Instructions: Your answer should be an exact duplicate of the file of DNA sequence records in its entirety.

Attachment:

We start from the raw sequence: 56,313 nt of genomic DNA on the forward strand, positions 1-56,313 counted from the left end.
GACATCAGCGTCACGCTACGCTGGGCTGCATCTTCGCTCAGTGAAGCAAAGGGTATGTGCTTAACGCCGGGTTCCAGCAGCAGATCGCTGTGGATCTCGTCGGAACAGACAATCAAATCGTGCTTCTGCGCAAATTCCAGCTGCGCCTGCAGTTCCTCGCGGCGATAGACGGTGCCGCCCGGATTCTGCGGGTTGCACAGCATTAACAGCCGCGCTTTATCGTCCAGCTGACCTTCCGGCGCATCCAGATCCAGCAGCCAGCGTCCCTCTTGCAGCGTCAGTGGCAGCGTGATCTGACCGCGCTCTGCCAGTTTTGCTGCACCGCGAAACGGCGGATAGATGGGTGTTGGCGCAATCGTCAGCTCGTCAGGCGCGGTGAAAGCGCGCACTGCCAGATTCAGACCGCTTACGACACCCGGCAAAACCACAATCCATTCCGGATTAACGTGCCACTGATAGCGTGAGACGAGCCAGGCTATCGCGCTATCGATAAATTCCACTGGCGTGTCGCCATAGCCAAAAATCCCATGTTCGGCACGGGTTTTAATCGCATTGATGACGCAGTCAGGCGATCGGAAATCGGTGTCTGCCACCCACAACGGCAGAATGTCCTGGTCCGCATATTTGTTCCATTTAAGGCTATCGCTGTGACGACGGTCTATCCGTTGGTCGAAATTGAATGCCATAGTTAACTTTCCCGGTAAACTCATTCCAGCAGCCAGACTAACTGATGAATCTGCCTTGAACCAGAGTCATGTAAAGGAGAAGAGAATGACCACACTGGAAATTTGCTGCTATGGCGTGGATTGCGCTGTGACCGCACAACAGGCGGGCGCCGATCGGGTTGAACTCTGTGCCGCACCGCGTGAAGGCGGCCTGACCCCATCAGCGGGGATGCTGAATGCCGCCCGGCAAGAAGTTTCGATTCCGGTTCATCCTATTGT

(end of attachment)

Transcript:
We start from the raw sequence: 56,313 nt of genomic DNA on the forward strand, positions 1-56,313 counted from the left end.
GACATCAGCGTCACGCTACGCTGGGCTGCATCTTCGCTCAGTGAAGCAAAGGGTATGTGCTTAACGCCGGGTTCCAGCAGCAGATCGCTGTGGATCTCGTCGGAACAGACAATCAAATCGTGCTTCTGCGCAAATTCCAGCTGCGCCTGCAGTTCCTCGCGGCGATAGACGGTGCCGCCCGGATTCTGCGGGTTGCACAGCATTAACAGCCGCGCTTTATCGTCCAGCTGACCTTCCGGCGCATCCAGATCCAGCAGCCAGCGTCCCTCTTGCAGCGTCAGTGGCAGCGTGATCTGACCGCGCTCTGCCAGTTTTGCTGCACCGCGAAACGGCGGATAGATGGGTGTTGGCGCAATCGTCAGCTCGTCAGGCGCGGTGAAAGCGCGCACTGCCAGATTCAGACCGCTTACGACACCCGGCAAAACCACAATCCATTCCGGATTAACGTGCCACTGATAGCGTGAGACGAGCCAGGCTATCGCGCTATCGATAAATTCCACTGGCGTGTCGCCATAGCCAAAAATCCCATGTTCGGCACGGGTTTTAATCGCATTGATGACGCAGTCAGGCGATCGGAAATCGGTGTCTGCCACCCACAACGGCAGAATGTCCTGGTCCGCATATTTGTTCCATTTAAGGCTATCGCTGTGACGACGGTCTATCCGTTGGTCGAAATTGAATGCCATAGTTAACTTTCCCGGTAAACTCATTCCAGCAGCCAGACTAACTGATGAATCTGCCTTGAACCAGAGTCATGTAAAGGAGAAGAGAATGACCACACTGGAAATTTGCTGCTATGGCGTGGATTGCGCTGTGACCGCACAACAGGCGGGCGCCGATCGGGTTGAACTCTGTGCCGCACCGCGTGAAGGCGGCCTGACCCCATCAGCGGGGATGCTGAATGCCGCCCGGCAAGAAGTTTCGATTCCGGTTCATCCTATTGT